Overall, even though it was a heavy and tough read for me, there are also some things I like about the book. I am totally amazed how Solomon Northup managed to survive all those years and even succeeded in getting back the freedom he deserves. And now I can't wait to see the movie adaptation, because I've heard only good things about it - hopefully it won't disappoint me. For those who haven't seen the movie, check out the movie trailer below ;)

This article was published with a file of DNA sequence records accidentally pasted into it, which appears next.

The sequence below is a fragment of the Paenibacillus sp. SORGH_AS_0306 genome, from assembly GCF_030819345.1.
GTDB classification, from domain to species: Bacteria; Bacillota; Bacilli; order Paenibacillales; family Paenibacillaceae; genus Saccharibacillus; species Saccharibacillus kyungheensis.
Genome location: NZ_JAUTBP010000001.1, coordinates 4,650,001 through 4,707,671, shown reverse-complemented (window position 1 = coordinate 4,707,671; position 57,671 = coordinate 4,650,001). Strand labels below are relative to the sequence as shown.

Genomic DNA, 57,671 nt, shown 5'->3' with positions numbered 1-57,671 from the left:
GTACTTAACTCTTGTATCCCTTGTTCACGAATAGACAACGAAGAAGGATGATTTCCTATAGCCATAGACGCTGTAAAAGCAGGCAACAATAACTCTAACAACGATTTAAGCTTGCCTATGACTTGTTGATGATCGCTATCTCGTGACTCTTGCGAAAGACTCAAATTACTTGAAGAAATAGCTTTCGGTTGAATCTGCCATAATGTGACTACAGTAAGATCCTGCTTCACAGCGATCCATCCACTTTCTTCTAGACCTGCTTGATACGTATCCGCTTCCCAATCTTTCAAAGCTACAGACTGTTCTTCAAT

"I had clung to him as a drowning man clings to the floating spar, knowing if it slips from his grasp he must forever sink beneath the waves. The all-glorious hope, upon which I had laid such eager hold, was crumbling to ashes in my hands. I felt as if sinking down, down, amidst the bitter waters of Slavery, from the unfathomable depths of which I should never rise again."
 
 
by.stefaniesugia♥ .